In 1936 the Hagenbeck-Wallace show did not go on the road but remained in Peru quarters.
For 1937 season Ed Arlington and Frank Hatch leased the title and property and made a small fortune during the early weeks of the season before selling their interest to Howard Bary who continued to take the show on the road and do a good business all during that season. The Elephant tableau is supposed to have been taken on the road in 1937. The show did make a few parades in the early part of the season but canceled them later.
In 1938 Hagenbeck-Wallace again went out under Bary's management, but the Elephant wagon was left in Peru quarters. It remained there until 1944 when the Ringling interests sold the quarters. The wagon along with a few others who got reprieved from the large wagon burnings that took place there and was shipped to winter quarters in Sarasota.

The wagon remained in Sarasota rotting away in the sun and rain until late 1949. When I visited there in February 1949 the wagon was sitting out in the wagon graveyard down to the hubs in sand. A couple of guys were living in it, had knocked out one side and were hanging their wash out on a line. It was fast going to complete ruin, but fortunately John Sullivan of the Museum of the American saw that the wagon was rescued and put in the museum to join several other old wagons that had been placed there a year earlier. It is preserved at the John and Mable Ringling Museum of Art in Sarasota, FL.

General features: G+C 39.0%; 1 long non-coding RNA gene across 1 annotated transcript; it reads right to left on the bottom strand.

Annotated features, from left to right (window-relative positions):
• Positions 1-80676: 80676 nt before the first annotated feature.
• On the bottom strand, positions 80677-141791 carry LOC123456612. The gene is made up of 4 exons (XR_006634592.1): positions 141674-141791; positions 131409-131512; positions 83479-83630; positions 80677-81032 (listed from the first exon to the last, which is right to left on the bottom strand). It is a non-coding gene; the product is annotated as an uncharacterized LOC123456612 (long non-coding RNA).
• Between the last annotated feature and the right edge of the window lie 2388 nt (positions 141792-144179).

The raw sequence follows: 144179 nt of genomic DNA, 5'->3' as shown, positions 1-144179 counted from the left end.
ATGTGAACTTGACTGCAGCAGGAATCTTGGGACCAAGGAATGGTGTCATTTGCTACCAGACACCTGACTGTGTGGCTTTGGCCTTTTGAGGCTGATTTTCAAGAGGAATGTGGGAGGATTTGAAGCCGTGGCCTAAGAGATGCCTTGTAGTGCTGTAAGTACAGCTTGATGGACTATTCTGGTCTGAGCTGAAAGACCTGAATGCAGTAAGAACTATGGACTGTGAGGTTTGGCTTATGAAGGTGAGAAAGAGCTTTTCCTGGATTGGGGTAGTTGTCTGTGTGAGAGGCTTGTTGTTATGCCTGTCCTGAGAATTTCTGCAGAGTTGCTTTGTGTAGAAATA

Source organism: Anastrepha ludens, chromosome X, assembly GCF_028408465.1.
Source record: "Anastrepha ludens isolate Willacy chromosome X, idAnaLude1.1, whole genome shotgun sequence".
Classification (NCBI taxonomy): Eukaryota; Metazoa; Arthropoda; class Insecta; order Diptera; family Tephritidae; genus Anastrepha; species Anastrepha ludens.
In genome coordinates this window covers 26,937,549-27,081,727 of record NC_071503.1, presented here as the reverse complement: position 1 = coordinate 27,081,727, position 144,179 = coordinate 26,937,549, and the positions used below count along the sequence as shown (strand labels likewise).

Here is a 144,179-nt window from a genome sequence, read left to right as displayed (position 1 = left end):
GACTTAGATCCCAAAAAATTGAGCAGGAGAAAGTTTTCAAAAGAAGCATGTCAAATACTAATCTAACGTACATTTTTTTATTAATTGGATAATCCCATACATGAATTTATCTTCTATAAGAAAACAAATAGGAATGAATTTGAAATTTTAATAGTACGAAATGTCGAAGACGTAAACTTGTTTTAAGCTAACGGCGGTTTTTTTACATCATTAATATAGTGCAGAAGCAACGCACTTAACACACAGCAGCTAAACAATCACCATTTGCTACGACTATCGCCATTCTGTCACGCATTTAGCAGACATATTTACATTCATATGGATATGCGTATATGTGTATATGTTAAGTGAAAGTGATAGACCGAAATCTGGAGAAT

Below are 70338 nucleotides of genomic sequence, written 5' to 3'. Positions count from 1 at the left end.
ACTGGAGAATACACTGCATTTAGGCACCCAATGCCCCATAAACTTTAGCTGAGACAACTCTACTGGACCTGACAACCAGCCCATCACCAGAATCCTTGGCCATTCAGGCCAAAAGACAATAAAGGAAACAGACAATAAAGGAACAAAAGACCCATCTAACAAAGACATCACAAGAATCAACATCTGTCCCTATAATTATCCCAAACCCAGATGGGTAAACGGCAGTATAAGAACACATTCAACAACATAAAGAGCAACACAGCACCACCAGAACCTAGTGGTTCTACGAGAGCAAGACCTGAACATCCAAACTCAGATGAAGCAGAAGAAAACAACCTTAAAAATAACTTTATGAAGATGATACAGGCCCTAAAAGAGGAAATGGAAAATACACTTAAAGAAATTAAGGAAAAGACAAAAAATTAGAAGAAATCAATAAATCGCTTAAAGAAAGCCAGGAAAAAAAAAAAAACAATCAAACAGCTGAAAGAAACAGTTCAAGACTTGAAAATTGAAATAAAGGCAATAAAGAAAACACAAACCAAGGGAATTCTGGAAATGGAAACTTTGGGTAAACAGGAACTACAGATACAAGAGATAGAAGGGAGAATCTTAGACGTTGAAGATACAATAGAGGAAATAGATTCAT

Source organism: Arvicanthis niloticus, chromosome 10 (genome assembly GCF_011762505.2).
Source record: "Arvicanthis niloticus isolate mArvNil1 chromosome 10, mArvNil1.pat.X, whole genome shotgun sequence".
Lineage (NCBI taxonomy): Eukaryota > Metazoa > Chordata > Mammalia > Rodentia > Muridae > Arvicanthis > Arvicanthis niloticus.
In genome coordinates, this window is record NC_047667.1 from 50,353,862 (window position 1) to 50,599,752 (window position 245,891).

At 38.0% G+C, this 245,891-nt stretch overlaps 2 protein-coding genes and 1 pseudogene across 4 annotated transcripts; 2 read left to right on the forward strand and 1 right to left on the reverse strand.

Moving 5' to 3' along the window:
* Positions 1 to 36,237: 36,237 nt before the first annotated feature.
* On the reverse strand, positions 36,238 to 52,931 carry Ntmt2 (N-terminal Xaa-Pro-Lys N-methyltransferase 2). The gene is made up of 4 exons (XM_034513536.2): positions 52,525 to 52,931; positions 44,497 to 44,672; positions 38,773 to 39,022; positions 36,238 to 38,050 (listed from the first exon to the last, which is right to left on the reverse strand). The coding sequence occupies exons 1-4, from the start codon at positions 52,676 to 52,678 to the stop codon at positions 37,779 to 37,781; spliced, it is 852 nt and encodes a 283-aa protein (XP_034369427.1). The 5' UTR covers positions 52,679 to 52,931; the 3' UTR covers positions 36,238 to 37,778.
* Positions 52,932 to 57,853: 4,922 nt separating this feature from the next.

(Dahlinger)  Joe's description of one side being knocked out of the vehicle is inaccurate. Two screened windows were cut into the right side upper corners and an "appendage" applied at the back. This work was undone and reconstruction took place. A recent inspection reveals that the vehicle is among the most intact in existence today. Fred Dahlinger 
Courtesy of John Goodall